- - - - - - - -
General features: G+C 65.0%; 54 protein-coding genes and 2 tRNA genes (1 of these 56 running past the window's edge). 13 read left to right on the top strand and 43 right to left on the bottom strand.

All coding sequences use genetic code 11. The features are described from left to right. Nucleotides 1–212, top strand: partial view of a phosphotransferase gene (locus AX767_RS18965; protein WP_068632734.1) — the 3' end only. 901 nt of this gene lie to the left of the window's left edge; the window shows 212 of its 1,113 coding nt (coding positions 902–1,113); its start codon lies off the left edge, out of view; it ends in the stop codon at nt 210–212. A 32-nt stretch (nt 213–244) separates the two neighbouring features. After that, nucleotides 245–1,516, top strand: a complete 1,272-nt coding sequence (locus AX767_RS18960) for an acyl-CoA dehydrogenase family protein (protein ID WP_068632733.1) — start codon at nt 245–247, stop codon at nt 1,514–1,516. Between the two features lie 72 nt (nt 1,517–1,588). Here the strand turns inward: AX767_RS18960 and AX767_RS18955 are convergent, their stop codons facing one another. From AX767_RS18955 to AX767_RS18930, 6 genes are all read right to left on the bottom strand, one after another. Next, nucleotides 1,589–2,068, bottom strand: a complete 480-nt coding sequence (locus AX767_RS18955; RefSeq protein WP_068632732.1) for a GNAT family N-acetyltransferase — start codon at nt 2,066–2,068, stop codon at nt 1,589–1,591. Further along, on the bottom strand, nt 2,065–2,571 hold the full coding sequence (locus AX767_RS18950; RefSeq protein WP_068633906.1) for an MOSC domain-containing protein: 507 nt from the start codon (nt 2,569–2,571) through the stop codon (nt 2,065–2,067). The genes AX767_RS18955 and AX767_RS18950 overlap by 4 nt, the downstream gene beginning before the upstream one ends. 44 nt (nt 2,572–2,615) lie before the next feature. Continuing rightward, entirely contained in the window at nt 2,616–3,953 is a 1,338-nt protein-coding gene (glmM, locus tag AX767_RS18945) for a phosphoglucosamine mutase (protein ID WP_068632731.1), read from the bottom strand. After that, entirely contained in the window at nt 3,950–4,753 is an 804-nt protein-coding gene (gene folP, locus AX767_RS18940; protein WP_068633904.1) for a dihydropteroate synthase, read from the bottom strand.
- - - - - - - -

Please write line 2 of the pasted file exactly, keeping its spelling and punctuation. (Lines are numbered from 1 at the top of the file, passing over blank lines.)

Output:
All coding sequences use genetic code 11. The features are described from left to right. Nucleotides 1–212, top strand: partial view of a phosphotransferase gene (locus AX767_RS18965; protein WP_068632734.1) — the 3' end only. 901 nt of this gene lie to the left of the window's left edge; the window shows 212 of its 1,113 coding nt (coding positions 902–1,113); its start codon lies off the left edge, out of view; it ends in the stop codon at nt 210–212. A 32-nt stretch (nt 213–244) separates the two neighbouring features. After that, nucleotides 245–1,516, top strand: a complete 1,272-nt coding sequence (locus AX767_RS18960) for an acyl-CoA dehydrogenase family protein (protein ID WP_068632733.1) — start codon at nt 245–247, stop codon at nt 1,514–1,516. Between the two features lie 72 nt (nt 1,517–1,588). Here the strand turns inward: AX767_RS18960 and AX767_RS18955 are convergent, their stop codons facing one another. From AX767_RS18955 to AX767_RS18930, 6 genes are all read right to left on the bottom strand, one after another. Next, nucleotides 1,589–2,068, bottom strand: a complete 480-nt coding sequence (locus AX767_RS18955; RefSeq protein WP_068632732.1) for a GNAT family N-acetyltransferase — start codon at nt 2,066–2,068, stop codon at nt 1,589–1,591. Further along, on the bottom strand, nt 2,065–2,571 hold the full coding sequence (locus AX767_RS18950; RefSeq protein WP_068633906.1) for an MOSC domain-containing protein: 507 nt from the start codon (nt 2,569–2,571) through the stop codon (nt 2,065–2,067). The genes AX767_RS18955 and AX767_RS18950 overlap by 4 nt, the downstream gene beginning before the upstream one ends. 44 nt (nt 2,572–2,615) lie before the next feature. Continuing rightward, entirely contained in the window at nt 2,616–3,953 is a 1,338-nt protein-coding gene (glmM, locus tag AX767_RS18945) for a phosphoglucosamine mutase (protein ID WP_068632731.1), read from the bottom strand. After that, entirely contained in the window at nt 3,950–4,753 is an 804-nt protein-coding gene (gene folP, locus AX767_RS18940; protein WP_068633904.1) for a dihydropteroate synthase, read from the bottom strand.